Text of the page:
University of South Carolina

Study finds nanoparticles could contaminate marine life

Too tiny to see or touch, manmade nanoparticles are increasingly becoming a byproduct of industry and chemical and pharmaceutical technology.

But once these super small materials enter the water supply, do they reach coastal areas and enter salt marshes and tidal zones, where shellfish and finfish grow?

Researchers at the University of South Carolina’s Nanocenter, working with scientists at the National Oceanic and Atmospheric Administration in Charleston, examined whether gold nanorods could readily pass from water to the marine food web.

Their findings, published in this week’s edition of Nature Nanotechnology, suggest that nanoparticles move easily into the marine food web and are absorbed in marsh grasses, trapped in biofilms and consumed by filter feeders, such as clams.

John Ferry
John Ferry

“This is the first study to report on the fate of gold nanoparticles in a complex ecosystem containing sediments, biofilms, grasses, microscopic organisms, filter feeders and omnivores,” said environmental chemist Dr. John L. Ferry of the University of South Carolina.

The gold nanorods – rod-shaped nanomaterials that have applications for medicine and even adding color to stained glass -- were used for this study because of their ability to be traced, he said.

For the study, scientists at the Coastal Center for Environmental Health and Biomolecular Research (CCEHBR), a NOAA National Center for Coastal Ocean Science, created three estuarine mesocosms, which are experimental enclosures replicating a coastal estuarine ecosystem. NOAA scientists constructed a tidal marsh creek, containing natural, unfiltered water from Wadmalaw Island; planted Spartina grass in sediments; and added clams, mud snails and grass shrimp. The gold nanorods were synthesized by researchers at the University of South Carolina and introduced into the ecosystems. At the end of the experiment, the university team developed the techniques necessary to measure the transport of the nanoparticles and found that clams and biofilms accumulated the most.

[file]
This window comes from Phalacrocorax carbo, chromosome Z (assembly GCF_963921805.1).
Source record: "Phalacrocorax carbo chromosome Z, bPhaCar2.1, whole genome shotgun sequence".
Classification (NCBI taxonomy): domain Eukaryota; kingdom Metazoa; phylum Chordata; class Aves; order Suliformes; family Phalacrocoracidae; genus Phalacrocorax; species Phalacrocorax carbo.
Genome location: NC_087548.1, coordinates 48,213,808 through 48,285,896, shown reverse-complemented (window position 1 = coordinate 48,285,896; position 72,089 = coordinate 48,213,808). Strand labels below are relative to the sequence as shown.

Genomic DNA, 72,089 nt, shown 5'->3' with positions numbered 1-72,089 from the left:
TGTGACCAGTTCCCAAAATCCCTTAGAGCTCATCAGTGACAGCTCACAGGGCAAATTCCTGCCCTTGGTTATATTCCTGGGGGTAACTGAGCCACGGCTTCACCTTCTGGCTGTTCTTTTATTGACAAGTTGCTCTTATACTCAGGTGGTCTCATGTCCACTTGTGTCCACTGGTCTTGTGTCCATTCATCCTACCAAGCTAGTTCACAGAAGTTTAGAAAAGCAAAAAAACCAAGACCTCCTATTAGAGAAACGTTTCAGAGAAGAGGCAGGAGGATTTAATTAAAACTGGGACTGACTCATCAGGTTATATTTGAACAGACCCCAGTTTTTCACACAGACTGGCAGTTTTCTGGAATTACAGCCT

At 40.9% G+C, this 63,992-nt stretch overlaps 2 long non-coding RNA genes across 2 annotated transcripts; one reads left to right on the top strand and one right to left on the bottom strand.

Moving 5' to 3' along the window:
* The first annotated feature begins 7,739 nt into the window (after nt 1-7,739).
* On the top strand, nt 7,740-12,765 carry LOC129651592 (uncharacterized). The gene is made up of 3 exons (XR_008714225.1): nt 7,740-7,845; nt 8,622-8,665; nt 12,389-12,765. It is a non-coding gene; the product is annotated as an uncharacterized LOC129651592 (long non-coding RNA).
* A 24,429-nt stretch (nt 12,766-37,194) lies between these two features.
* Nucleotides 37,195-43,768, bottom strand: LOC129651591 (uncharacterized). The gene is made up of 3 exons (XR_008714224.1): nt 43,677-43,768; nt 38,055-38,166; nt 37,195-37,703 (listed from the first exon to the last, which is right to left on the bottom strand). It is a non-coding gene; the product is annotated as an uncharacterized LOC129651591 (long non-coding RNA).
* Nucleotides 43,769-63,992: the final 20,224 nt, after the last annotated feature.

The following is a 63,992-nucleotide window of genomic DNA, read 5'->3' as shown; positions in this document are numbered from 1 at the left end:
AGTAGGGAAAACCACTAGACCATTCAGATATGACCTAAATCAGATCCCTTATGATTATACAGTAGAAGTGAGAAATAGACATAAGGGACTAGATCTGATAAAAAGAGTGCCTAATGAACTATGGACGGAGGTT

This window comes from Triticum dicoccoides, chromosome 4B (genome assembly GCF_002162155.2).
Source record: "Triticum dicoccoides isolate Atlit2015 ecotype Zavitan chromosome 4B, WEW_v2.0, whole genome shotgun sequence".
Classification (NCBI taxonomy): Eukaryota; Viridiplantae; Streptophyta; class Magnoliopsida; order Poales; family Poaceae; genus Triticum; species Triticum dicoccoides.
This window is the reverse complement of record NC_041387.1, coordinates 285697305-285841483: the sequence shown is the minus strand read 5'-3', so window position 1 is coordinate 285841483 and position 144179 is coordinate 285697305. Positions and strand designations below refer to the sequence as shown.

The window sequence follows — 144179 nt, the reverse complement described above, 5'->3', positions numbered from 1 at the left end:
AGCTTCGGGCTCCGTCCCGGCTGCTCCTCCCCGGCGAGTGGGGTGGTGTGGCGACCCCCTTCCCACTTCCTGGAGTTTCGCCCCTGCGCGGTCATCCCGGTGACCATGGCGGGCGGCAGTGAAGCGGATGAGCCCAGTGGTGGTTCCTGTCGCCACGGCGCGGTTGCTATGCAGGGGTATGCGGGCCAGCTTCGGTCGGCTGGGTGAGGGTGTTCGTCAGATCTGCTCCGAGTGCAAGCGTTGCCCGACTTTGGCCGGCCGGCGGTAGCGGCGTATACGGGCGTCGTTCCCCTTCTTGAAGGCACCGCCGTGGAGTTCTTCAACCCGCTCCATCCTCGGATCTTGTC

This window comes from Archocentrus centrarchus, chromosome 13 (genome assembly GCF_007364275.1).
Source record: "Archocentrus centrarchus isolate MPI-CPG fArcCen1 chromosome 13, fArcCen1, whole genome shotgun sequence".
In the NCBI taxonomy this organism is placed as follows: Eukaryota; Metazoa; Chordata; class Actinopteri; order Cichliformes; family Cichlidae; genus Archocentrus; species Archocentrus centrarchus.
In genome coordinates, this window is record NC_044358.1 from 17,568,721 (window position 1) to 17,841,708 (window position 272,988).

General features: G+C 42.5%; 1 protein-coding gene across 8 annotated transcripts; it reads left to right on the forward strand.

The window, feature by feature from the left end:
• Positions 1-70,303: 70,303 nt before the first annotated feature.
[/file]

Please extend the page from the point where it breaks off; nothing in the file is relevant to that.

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Nano-threats to ocean life

  • What: Research suggests tiny, manmade particles could be contaminating seafood supply
  • Who: John Ferry from the university, along with partners at NOAA
  • Where: Nature Nanotechnology journal

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